Spider-Man: Far From Home
Toy Story 4
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I found this to be an enjoyable intellectual movie. it is a movie that one retains in the mind and thinks about after they have left the theatre. it is not the sugar high that so much of the CGI-based movie industry is about now.
A very slow movie, but if you are willing to wait, you will not be disappointed. It's not filled with comedy or action, but the characters are very well-rounded and all of them give phenomenal performances. This movie does a beautiful job showing how people deal with trauma, loss, and pain, which is what the movie is about--feelings. If you don't like movies like that, then don't watch, but if you are into slower dramas, then this is certainly a pleasant surprise.
the actors are an ensemble of greatness.. the story however.. leaves us more to be desired
Definitely not what i was expecting after listening to the critics. I found this movie interesting and enjoyable.
a beautifully complex story. i wish that they would have dug deeper into jakob's story other than the few references.
"Emotional Arithmetic" based on a novel by Matt Cohen begins with an astounding remark "If you ask me if I believe in God, I am forced to answer does God believe in us?" The film is not about atheism. It reflects on the terrible scars left by war on orphans, on individuals who stand up and protest when wrong is done, on relationships forged in times of stress, pain and loss.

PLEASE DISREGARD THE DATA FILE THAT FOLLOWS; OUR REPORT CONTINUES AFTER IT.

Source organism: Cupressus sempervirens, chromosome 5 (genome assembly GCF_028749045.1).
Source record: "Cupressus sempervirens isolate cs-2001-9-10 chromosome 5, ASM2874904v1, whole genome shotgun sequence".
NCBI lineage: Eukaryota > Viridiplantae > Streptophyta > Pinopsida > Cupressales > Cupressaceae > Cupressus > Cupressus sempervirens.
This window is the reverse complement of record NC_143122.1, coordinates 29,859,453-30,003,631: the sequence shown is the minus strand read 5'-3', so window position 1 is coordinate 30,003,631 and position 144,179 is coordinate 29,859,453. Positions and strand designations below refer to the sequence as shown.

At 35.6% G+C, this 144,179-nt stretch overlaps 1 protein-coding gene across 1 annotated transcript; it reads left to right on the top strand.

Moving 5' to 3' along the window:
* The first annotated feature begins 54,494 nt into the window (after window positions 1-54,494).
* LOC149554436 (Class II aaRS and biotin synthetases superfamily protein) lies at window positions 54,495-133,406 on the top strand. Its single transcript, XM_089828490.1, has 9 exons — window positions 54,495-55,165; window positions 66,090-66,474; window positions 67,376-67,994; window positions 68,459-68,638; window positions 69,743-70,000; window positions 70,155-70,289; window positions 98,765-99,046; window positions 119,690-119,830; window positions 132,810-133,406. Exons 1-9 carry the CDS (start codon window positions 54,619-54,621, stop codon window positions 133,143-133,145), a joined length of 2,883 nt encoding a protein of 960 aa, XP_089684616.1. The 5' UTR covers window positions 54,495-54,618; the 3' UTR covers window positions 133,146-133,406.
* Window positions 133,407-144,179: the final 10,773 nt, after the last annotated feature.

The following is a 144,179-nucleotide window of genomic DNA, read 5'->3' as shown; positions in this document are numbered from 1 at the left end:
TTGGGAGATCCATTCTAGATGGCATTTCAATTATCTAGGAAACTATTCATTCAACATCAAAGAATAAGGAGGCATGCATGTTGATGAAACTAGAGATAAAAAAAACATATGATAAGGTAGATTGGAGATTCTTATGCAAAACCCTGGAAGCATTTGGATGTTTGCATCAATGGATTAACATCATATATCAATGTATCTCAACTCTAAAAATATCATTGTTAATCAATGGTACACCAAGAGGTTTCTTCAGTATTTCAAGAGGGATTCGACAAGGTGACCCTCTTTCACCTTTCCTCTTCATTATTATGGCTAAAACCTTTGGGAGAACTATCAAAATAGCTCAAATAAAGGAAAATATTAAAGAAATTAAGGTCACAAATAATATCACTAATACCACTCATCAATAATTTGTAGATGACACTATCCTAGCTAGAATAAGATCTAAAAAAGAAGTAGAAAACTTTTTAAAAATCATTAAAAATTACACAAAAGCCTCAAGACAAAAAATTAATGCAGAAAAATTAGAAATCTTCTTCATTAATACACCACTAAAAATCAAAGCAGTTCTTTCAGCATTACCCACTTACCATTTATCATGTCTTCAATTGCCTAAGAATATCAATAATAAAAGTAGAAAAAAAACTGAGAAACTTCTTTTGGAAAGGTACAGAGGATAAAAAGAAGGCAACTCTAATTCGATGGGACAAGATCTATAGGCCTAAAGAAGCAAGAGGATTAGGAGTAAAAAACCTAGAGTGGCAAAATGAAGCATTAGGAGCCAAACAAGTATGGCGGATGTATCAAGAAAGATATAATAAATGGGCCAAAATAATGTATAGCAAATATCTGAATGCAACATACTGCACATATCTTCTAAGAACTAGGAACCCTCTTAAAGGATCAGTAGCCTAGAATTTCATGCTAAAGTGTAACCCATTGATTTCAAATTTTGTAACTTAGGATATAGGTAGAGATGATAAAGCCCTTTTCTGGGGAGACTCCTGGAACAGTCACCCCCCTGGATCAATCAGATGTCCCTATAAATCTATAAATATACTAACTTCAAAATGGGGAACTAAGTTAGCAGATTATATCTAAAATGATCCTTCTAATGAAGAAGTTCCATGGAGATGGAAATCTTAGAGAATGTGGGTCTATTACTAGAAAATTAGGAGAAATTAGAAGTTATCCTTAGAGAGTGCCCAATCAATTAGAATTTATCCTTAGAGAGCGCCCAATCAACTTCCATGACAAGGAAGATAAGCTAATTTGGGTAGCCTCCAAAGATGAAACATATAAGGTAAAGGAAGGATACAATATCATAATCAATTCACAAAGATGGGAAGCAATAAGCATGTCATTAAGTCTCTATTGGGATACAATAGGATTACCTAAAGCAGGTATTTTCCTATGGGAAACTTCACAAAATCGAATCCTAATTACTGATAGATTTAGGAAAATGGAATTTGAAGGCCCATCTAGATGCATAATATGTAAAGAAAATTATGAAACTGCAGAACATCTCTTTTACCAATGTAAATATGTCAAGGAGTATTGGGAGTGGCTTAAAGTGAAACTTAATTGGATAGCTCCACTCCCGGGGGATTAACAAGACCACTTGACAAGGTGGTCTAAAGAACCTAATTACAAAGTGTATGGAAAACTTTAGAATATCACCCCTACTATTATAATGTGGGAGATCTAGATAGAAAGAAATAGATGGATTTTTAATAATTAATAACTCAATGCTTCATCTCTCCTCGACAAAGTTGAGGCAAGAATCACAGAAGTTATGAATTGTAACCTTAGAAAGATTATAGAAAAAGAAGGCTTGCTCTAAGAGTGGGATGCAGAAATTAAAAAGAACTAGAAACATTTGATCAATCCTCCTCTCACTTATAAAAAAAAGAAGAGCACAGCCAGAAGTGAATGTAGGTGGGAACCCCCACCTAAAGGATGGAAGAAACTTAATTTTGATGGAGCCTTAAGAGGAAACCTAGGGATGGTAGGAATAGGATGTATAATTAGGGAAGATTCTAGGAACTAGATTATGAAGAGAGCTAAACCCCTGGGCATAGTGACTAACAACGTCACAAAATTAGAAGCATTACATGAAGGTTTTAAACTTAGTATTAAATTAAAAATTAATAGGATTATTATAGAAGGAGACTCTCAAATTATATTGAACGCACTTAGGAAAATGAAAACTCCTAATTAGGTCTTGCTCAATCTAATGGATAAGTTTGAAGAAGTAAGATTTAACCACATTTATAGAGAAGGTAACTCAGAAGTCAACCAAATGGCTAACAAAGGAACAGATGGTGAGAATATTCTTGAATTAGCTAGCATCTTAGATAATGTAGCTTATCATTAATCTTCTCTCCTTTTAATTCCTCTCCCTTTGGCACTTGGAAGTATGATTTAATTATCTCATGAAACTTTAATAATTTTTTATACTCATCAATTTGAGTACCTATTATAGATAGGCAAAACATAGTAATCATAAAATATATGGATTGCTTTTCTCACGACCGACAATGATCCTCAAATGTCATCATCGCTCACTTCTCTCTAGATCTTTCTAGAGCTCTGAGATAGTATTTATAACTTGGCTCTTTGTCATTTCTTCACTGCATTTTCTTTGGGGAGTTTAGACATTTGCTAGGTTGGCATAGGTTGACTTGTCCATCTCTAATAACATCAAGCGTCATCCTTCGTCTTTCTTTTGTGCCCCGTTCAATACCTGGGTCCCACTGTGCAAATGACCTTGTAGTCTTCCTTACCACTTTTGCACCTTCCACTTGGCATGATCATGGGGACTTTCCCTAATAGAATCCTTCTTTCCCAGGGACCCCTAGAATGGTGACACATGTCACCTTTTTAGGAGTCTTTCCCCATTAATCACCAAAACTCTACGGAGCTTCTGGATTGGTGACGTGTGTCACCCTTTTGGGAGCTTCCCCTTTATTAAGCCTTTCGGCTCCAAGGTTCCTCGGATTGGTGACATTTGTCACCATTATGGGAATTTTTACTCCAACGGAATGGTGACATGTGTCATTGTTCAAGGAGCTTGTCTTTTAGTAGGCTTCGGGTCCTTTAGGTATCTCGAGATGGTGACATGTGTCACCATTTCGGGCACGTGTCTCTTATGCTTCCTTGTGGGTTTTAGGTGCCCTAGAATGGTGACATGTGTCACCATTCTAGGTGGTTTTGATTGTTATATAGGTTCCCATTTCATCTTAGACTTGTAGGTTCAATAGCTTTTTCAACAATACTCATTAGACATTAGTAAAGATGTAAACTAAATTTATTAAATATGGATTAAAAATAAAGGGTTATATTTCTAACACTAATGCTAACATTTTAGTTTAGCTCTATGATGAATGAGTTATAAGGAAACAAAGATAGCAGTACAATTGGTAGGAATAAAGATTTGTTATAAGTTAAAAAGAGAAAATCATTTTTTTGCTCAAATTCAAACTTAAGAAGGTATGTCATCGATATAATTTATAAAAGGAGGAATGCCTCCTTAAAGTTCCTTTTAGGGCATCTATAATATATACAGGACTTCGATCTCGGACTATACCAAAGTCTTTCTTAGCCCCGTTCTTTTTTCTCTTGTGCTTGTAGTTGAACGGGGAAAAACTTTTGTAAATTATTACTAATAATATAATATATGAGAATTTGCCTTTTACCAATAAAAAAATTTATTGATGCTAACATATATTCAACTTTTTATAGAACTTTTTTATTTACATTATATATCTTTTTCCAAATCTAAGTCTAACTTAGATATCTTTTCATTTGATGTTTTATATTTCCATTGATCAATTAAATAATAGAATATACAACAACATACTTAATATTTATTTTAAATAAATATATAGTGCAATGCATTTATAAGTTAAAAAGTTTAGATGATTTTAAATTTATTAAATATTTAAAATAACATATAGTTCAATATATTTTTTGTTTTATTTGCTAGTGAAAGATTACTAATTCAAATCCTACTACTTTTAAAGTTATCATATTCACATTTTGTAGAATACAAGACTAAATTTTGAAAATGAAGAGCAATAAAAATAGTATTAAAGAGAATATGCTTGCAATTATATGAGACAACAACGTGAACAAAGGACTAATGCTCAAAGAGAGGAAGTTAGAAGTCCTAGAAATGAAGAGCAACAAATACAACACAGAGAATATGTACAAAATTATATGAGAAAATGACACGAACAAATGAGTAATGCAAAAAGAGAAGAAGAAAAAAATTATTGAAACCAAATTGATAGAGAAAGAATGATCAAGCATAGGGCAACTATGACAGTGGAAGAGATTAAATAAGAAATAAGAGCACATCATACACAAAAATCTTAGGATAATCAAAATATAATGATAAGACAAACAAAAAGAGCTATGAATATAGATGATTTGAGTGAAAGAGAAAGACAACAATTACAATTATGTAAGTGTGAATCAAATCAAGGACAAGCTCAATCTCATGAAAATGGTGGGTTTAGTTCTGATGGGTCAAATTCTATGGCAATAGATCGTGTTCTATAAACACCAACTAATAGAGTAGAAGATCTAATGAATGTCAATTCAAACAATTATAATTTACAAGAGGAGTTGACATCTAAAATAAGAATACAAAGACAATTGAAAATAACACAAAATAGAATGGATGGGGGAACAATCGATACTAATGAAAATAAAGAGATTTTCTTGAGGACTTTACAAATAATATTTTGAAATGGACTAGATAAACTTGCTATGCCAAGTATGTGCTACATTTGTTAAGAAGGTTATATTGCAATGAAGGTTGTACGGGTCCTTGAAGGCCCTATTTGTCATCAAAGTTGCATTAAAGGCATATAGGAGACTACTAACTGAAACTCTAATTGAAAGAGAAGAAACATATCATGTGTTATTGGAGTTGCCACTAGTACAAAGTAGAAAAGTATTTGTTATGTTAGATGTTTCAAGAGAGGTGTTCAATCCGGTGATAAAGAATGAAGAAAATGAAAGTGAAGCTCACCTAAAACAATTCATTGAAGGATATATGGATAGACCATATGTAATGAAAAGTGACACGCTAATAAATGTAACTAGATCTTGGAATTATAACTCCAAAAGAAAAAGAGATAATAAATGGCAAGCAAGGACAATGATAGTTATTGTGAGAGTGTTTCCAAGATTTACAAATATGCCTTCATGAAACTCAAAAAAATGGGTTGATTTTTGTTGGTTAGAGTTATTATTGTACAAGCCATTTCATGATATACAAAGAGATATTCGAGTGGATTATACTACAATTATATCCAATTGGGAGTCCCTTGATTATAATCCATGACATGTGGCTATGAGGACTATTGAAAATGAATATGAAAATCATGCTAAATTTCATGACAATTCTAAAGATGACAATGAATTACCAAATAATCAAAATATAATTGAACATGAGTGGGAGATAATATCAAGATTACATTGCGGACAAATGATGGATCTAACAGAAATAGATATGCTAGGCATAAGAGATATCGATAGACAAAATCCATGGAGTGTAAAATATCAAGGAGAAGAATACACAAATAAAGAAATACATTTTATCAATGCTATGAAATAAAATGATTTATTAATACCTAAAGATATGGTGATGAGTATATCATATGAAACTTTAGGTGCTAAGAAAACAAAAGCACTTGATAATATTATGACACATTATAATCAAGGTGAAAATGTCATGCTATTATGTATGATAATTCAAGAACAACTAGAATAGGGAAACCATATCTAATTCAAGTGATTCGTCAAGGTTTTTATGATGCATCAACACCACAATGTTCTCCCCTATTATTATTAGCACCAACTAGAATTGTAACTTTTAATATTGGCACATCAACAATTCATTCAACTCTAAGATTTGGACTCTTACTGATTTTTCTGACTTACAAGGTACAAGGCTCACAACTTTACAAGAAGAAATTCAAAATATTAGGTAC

The charm of Paolo Barzman's film rests considerably in the hands of the capable actors--Susan Sarandon, Max von Sydow, Chistopher Plummer and Gabriel Bryne--all who have a maturity to carry off their parts in the film with grace.
The location where this film was shot is beautiful, the film uses a recurring color scheme through out that really makes the audience not just see it but feel it as well. The same can be said for the style and camera work in the flashback scenes, scenes that are not over used and that could easily be the emotion of the film. Wisely, the director doesn't go that route and leaves the emotion in the here and now.
Congratulations on a moving, intellectual and poignant cinema
Could've been good, but feels like a pretentious student piece, one where they should've gone with the other writer. The best part is watching Max Van Sydow deciding not to show his contempt for the interviewer in the special features. Watch her dive for her cell phone as Max explains a particularly touching moment in the film. Then: "so where were we...?" And Susan Sarandon writing her off even before the first question. As for the movie, the script was really, really weak. That's the best I can say.
I felt like I was watching an hour-long black and white Heritage Minute and a movie broke out...In all seriousness, well intended, but I felt like we didn't learn enough about what happened to Susan Sarandon's character until it was too late - I had lost interest. She played a damaged person well, but somehow I couldn't believe Sarandon went through what she went through. I also didn't get the 1985 feel, either.
What a lovely place to live...